Zonation of Hydrogen in Kimberlitic and Mantle Olivines: A Possible Proxy for the Water Content of Kimberlite Magmas
Hilchie, Luke Jonathan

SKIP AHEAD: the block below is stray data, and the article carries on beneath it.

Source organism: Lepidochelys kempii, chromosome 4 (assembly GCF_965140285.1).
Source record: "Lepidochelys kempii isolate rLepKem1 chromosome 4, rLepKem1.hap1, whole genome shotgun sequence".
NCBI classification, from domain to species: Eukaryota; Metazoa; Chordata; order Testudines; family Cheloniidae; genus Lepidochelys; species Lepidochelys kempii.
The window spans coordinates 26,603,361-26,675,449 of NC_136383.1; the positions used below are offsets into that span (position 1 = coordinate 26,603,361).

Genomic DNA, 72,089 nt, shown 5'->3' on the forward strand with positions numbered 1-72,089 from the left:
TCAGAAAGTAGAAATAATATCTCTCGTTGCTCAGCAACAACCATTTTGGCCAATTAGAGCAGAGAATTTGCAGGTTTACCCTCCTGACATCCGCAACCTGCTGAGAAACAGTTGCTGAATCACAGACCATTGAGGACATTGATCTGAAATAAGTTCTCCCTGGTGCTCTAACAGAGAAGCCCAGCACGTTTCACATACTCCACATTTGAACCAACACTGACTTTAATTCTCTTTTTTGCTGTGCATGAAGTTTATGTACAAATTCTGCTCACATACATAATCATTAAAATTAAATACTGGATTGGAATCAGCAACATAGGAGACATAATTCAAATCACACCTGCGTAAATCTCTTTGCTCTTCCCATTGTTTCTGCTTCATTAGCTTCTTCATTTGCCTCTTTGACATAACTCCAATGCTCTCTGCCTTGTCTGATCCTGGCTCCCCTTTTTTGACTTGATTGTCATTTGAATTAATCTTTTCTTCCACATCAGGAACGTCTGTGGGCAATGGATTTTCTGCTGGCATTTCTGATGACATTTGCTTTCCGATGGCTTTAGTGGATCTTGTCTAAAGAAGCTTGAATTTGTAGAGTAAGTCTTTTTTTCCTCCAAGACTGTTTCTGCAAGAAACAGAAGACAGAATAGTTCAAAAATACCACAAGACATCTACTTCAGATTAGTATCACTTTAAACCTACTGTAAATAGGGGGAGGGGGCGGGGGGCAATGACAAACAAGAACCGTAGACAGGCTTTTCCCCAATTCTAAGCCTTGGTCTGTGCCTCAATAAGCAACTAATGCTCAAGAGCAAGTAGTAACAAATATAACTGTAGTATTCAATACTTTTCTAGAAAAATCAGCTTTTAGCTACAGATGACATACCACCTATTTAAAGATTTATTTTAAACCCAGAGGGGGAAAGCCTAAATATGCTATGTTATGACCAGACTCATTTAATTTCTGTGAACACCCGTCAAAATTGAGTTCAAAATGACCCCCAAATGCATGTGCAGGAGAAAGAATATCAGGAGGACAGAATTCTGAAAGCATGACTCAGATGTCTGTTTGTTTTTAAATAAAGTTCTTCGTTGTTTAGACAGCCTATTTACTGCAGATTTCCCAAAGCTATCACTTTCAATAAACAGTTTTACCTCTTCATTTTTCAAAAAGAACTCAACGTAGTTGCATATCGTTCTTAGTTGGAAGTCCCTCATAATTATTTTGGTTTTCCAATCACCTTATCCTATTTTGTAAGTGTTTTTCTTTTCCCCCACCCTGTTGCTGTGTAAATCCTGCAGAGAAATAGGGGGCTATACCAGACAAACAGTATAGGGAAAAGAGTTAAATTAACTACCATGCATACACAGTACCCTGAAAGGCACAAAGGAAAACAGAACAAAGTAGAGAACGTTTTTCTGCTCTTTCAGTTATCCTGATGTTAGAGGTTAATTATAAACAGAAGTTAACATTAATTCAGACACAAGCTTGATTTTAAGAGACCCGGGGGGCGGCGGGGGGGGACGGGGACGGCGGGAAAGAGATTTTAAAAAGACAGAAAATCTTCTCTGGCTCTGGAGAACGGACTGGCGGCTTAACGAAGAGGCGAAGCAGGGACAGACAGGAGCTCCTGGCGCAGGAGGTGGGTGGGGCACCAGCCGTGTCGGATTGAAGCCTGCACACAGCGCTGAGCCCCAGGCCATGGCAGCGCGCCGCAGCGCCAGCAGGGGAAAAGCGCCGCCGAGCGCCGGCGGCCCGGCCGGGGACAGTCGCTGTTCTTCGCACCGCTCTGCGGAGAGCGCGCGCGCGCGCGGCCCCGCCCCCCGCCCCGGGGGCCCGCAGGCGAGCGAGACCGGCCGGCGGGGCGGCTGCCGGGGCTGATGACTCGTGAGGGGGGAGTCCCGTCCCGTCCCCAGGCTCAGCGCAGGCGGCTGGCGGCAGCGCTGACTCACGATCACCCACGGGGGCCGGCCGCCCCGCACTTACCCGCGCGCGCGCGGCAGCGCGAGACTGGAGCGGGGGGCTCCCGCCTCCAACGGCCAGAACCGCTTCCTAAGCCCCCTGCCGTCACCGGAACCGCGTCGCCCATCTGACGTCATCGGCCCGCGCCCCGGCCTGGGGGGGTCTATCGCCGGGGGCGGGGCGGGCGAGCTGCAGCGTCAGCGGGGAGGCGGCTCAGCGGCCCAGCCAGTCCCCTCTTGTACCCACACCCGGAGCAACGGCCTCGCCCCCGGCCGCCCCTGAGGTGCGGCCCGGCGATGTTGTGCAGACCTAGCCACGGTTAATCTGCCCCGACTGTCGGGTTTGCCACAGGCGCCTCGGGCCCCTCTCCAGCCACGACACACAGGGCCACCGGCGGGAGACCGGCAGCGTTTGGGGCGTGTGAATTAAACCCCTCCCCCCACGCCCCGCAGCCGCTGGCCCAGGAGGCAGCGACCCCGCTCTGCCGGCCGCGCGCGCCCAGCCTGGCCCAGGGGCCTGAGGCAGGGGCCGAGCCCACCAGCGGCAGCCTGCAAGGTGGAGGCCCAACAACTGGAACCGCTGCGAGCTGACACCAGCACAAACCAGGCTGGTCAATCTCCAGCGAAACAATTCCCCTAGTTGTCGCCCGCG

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Volatiles are fundamental to many aspects of kimberlite magmatism. However, the volatile compositions and concentrations are poorly defined. Enrichment of H in kimberlitic olivines, many of which are xenocrysts, suggests high water content, but the extent to which H exchanges between these xenocrysts and kimberlite magmas remains unclear. This study investigates zonation of H in kimberlite-hosted xenolith and macrocrystic olivines using Fourier transform infrared spectroscopy to constrain the extent of re-equilibration. Data show that, depending on locality, xenolith olivines exhibit either no H-zonation, or substantial H-depletion in their rims. Macrocrysts feature similar trends to xenolith olivines from the same intrusion. In terms of the rim:core ratio of H, strongly zoned olivines average ~0.5, whereas poorly zoned olivines average at ~0.9 (macrocrysts) or 1.0 (xenolith olivines). Locality-specific H-zonation could result from different magmatic thermal regimes, water concentrations, or ascent durations. If the magmas that contained weakly zoned olivines were anhydrous, their restricted zoning requires ascent durations (< 20 min at 1100 °C) that are considerably shorter than published estimates (~1-24 hr at 1100 °C). These findings suggest that elevated magmatic water concentrations minimized loss of H from olivine in these kimberlites, showing that non-equilibrated xenocrysts could indirectly record high water concentrations in the form of weak H-zonation. Strong H-depletion patterns in olivines from other kimberlites may reflect lower initial magmatic water concentrations, or loss of fluid to country rocks. Future studies could compare H-zonation to temperature and ascent rate estimates, and field relationships to better elucidate the causes of locality-specific H-zonation. An apparent correlation between diamond grade and H-zonation warrants further investigation.